In 2012, Georgia came just a few yards away from advancing to the national championship game against Notre Dame. If things had ended differently, we might be talking about the Bulldogs going for their second title in three seasons.
7. Penn State
The battle for the Big Ten is slowly turning into an arms race between two teams. One is Ohio State, which not only features a bevy of great recruiters on its coaching staff, but also has one of the best staffs in America when it comes to developing talent. The other is Penn State, now that the sanctions from the Jerry Sandusky scandal have been lifted.
Now, it may seem a bit premature to say the Nittany Lions can - and will - become the type of program that consistently registers double-digit victories and qualifies for upper-echelon bowl games. But going off of the track record of James Franklin's staff, coupled with the allure of playing for a program with the rich tradition of Penn State, it's not crazy to think the Nittany Lions can become the elite team in the Big Ten in the near future.
Christian Hackenberg could very well be the best pure passer in college football. There is young talent all over the field. The team's 2015 recruiting class is loaded. Sure, there are questions about the program's depth, but those should be answered in a year or two now that the school can use its full compliment of scholarships. Simply put - if Penn State can continue to recruit well in the Northeast, there is no reason it can't supplant Ohio State as the class of the Big Ten.
6. Texas A&M
Is there a cooler program in college football right now than Texas A&M? Its offense is explosive. Its defense is aggressive -- not necessarily great, but aggressive. Its facilities are likely the best in America. Its coaching staff is fantastic. Its stadium is massive. Its fans are insane. Basically, everything that top-end recruits would find appealing, you can find in College Station, Texas.
Kevin Sumlin has built an incredible program at Texas A&M. Since becoming the Aggies' head coach in 2012, Sumlin has posted a 23-6 record with an 11-6 mark in the SEC. But most importantly, he's made A&M perhaps the most entertaining team in the country. And somehow, he's actually increased the hype around his program since former Heisman Trophy winner Johnny Manziel left for the NFL.
Texas A&M's issue, at least over the past few seasons, has been defense. The Aggies allowed more than 32 points per game in 2013. But, hope is on the way. The school's 2015 recruiting class is stacked with defensive talent - the 2014 version also had a few gems. If they can get things set on that side of the ball, there's no reason that they can't be contending for a national championship every season.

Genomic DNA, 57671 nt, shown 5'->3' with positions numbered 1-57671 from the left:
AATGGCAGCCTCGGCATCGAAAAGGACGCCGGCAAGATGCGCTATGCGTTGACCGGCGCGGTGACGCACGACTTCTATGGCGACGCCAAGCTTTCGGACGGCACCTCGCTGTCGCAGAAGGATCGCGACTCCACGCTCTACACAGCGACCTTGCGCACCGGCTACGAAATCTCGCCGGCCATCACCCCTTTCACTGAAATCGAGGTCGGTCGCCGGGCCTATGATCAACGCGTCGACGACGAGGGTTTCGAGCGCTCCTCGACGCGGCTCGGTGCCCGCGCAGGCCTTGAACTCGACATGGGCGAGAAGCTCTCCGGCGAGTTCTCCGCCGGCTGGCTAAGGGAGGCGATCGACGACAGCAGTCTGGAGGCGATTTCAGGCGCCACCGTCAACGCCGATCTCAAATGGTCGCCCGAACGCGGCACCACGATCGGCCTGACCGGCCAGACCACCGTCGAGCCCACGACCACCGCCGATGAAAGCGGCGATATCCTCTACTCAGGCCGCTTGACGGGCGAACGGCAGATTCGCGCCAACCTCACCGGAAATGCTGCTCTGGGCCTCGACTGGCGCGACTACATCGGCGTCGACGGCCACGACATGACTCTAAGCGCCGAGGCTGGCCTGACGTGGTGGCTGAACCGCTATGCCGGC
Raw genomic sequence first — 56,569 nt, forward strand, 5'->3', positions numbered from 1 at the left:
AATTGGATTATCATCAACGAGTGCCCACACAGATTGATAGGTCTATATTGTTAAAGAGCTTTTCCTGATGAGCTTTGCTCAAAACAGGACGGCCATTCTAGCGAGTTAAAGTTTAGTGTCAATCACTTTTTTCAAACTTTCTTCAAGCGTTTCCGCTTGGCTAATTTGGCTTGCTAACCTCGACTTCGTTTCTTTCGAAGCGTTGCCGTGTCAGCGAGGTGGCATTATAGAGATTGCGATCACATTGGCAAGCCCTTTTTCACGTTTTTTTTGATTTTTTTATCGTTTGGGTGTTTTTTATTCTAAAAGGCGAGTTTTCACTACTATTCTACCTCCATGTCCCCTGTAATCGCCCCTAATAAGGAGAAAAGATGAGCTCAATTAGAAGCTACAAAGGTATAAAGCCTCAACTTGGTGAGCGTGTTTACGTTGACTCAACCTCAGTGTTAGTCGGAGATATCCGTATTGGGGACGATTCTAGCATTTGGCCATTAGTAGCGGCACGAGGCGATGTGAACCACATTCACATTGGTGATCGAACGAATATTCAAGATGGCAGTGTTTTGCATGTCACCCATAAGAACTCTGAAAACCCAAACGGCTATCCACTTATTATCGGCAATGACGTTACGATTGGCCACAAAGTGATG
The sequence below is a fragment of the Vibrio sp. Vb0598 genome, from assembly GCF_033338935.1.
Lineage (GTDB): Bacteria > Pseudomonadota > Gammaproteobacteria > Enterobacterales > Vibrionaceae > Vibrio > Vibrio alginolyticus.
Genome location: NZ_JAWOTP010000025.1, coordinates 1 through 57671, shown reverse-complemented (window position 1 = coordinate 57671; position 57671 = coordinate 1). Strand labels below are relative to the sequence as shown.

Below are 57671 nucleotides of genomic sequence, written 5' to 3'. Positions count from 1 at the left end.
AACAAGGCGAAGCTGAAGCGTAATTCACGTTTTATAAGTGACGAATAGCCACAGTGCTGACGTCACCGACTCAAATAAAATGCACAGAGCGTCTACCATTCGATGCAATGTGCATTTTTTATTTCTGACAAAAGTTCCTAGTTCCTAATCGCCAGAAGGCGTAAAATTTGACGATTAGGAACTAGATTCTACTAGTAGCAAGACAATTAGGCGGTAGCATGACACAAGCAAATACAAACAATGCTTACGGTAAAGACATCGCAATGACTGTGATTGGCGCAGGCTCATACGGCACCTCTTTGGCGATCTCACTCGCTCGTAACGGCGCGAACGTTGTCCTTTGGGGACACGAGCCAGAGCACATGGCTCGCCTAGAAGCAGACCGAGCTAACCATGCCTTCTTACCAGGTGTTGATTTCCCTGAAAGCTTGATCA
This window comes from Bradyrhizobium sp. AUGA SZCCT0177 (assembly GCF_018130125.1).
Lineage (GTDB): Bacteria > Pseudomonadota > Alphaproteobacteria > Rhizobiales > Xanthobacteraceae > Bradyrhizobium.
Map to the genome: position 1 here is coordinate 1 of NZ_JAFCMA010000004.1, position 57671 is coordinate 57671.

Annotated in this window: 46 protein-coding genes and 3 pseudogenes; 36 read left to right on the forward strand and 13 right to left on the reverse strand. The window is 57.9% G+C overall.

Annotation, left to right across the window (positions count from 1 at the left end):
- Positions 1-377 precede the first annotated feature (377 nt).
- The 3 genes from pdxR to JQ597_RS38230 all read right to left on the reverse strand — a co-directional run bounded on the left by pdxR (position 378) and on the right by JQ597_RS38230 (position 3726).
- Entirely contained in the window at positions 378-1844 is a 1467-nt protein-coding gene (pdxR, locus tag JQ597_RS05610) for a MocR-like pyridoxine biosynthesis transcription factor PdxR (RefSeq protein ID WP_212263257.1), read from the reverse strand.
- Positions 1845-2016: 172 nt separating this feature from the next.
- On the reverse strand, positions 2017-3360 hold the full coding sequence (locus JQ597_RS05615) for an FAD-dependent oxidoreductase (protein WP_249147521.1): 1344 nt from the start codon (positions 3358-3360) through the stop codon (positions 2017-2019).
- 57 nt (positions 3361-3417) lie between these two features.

As long as the Sooners are coached by Bob Stoops, they will have a serious advantage over just about every other team in the sport. Stoops and his staff recruit extremely well, and more importantly, develop players into superstars. The team usually shows up in big games, and of course, always competes for the title in the Big 12. Since Stoops took over in 1999, Oklahoma has posted a record of 162-39, taken home the Big 12 trophy eight times, and won double-digit games a dozen times.
Last year's Oklahoma team, despite not being crowned the Big 12 champion, crushed Alabama in the Sugar Bowl and put the entire nation on notice ahead of the 2014 season. There are many who believe that the Sooners, led by star quarterback Trevor Knight, could be the best team in the country right now. If the win their conference, they'll most likely have the chance to prove it.
Texas being down also helps out OU - big time. The two schools often compete for the same recruits, and the Longhorns' misfortunes make an already-stellar program an even easier sell.
If there is a team that best encapsulates what college football has become in the 21st century, it is Oregon. The Ducks run an up-tempo, unique offense and wear the flashiest jerseys in the entire sport. Oregon is probably the nation's strongest program that is without a national championship at the moment, but the Ducks don't seem to be slowing down in their pursuit of one.
Of course, in Eugene, it all starts with Nike. As long as the athletic gear megapower still prints money, a chunk of that will flow to the Oregon program, and will help the Ducks stay ahead of everyone else in the college football facilities arms race that has taken off in the last few years. Oregon is not in a hotbed of high school talent. Instead, the Ducks recruit the perfect players for their system from all across the map, blending talents and skills to weave together the dynamic rosters that have defined the program for the last few decades.